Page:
Is the black MC set just about bikini washes, trophy parties and fish fries? Oh wait, there’s the annual bike blessing where people talk through the prayer. Understand I’m not knocking those things because part of what we do is party and bikers party hard but when the parties over, what are we left with? Minority communities in this country are plagued with violence, low literacy rates, single parent homes, a disproportionate number of men in prison and health issues too numerous to list here so how come more black MC’s don’t inject themselves in a positive way to address any of these issues on a continuous basis?
Please note I said continuous. Gun violence in the hood is an everyday problem so our presence shouldn’t be as insincere as a baby kissing politician. We need to have a steadfast voice in our own community but I suppose if it doesn’t have anything to do with bikini washes, trophies and fish fries and alcohol it’s too much to ask.
At a Vietnam Day Committee on October 16th 1965 the Oakland charter of the Hell’s Angels that included Sonny Barger made it a point of getting involved in the anti-war protest that they felt was dishonoring this country and the Americans fighting overseas. The club is officially apolitical but when something happens that so passionately ignites them, they mobilize. If the Hell’s Angels, an organization that almost everyone outside of our community would identify as a criminal organization can get together to act on behalf on what they feel is right in their community, can’t we find a cause passionate enough to do the same?
I challenge black MC’s to be relevant and matter. Be a force not just in your motorcycle community, but in your community that you rock on your rocker. Understand and respect the culture in which you’re operating. Learn about the people and clubs who came before you and are still here. Understand why they matter and give yourselves a reason to matter. When you’re forming a new club make sure you don’t only go to your local One Percent Club to get their blessing but go to the oldest ranking African American club in the set and acknowledge those people and get their blessing as well. I know a lot of new clubs forming who say they don’t need anyone’s permission to form. No one is telling you to bow down but what I am saying is show the respect to the community you’re entering by following time honored traditions. You only get respect when you give respect. Take a hard look at the members in your MC and ask yourself, are they who you want representing your club? Are they just here because you want numbers? Are they even bikers? What are you saying about yourself having that person as a member?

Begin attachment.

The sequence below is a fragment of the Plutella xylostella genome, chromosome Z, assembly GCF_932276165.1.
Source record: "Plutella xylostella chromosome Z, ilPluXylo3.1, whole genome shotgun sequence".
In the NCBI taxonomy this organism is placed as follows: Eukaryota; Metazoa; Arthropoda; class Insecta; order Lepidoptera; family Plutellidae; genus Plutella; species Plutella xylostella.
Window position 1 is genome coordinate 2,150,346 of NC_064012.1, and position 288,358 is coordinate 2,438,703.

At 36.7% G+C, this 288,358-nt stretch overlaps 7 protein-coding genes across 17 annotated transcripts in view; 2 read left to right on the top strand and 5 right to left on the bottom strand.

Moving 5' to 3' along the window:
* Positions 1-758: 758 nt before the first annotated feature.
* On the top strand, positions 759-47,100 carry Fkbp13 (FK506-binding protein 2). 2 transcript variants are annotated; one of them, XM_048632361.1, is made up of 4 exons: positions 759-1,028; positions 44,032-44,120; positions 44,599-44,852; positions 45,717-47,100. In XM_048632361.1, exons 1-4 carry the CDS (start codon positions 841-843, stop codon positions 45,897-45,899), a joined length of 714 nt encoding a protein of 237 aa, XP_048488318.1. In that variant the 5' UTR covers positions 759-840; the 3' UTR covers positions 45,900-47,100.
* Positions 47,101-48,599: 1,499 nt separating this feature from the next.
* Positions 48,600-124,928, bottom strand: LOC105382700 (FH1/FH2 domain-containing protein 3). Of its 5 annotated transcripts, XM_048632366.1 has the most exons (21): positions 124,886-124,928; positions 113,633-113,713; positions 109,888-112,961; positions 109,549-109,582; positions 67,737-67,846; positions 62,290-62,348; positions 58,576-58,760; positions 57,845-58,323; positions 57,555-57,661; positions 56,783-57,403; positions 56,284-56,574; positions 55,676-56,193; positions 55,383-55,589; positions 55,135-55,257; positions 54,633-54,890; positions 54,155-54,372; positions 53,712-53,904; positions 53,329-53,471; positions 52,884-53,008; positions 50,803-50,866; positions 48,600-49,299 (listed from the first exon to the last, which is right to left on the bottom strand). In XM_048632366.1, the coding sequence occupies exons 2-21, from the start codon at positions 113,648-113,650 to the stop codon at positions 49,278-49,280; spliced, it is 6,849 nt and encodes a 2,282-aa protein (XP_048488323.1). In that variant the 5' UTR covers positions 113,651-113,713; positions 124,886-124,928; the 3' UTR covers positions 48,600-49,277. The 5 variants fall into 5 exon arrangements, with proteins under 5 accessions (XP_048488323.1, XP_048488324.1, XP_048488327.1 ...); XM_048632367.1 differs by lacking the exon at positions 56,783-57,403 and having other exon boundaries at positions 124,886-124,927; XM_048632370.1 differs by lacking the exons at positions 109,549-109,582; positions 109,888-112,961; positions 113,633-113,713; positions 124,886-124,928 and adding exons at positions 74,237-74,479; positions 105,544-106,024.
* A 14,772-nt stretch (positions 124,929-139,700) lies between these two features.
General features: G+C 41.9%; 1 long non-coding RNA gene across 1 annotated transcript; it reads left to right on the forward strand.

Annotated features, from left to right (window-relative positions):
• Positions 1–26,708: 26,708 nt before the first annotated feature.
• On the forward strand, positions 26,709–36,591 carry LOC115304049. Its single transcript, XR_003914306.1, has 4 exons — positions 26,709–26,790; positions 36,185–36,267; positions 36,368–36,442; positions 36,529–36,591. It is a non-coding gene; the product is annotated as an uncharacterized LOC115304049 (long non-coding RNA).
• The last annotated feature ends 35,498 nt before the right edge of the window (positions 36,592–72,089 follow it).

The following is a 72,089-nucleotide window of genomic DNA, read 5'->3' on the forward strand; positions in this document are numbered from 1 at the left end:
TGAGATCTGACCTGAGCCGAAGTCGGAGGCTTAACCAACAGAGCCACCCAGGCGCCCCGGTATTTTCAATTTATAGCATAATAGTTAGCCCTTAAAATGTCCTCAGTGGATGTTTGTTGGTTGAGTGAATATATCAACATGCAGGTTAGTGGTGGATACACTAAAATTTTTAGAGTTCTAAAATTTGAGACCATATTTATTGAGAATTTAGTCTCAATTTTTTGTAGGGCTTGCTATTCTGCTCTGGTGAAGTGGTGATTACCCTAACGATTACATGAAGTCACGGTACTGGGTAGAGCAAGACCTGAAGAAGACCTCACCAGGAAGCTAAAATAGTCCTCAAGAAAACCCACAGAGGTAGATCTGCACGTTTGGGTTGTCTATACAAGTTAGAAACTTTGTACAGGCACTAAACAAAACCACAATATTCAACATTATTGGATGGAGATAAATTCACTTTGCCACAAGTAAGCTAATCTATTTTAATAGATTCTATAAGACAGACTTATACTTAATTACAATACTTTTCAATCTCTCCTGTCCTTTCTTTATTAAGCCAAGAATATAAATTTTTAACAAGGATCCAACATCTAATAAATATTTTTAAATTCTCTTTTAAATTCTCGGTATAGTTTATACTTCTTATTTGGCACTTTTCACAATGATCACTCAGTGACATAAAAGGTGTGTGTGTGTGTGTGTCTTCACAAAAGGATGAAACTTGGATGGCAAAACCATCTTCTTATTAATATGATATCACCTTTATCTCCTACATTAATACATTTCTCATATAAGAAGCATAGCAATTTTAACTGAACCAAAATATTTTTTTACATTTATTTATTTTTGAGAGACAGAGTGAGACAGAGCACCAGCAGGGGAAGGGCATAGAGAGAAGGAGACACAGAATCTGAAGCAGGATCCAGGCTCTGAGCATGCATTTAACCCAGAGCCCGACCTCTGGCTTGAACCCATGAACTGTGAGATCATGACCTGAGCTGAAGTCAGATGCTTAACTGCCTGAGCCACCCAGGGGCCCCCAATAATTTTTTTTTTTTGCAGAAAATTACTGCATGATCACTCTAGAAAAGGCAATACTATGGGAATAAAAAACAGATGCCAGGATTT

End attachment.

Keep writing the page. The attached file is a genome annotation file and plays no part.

I’ve been accused of being “too hard” or “too serious” about this MC thing. When I pay my mortgage or get my kids ready for school my wife never says to me I take my responsibilities as a husband and father too seriously. I signed up to be a father and husband so I do what I’m supposed to do to meet those responsibilities. When someone signs up to be in an MC you’re saying that you’re going to live up to the codes and principles of that club. Since no one’s perfect, if you fail to live up to those codes you’ll have the brothers you love and trust within that MC to put your ass back in line. That’s what family does.
If the MC you’re joining is a Sucka MC, then you’re never going to love, learn and eventually appreciate a hardliner like me ‘cause I’m not a sucka. I live up to my responsibilities and if and when I fall off at any point, I trust and respect the people I’ve empowered in my life to get my ass back in line. That’s a family, that’s a brotherhood, that’s a true MC.
Do yourself a favor and go look up Tobie Gene Levingston and Bessie Stringfield before I publish Pt. III of my Ghost Rider series ‘cause if you meet me one day and you don’t know who those two people are, the only thing I’ll have to say to your Ghost Riding ass is, “I see dead people.”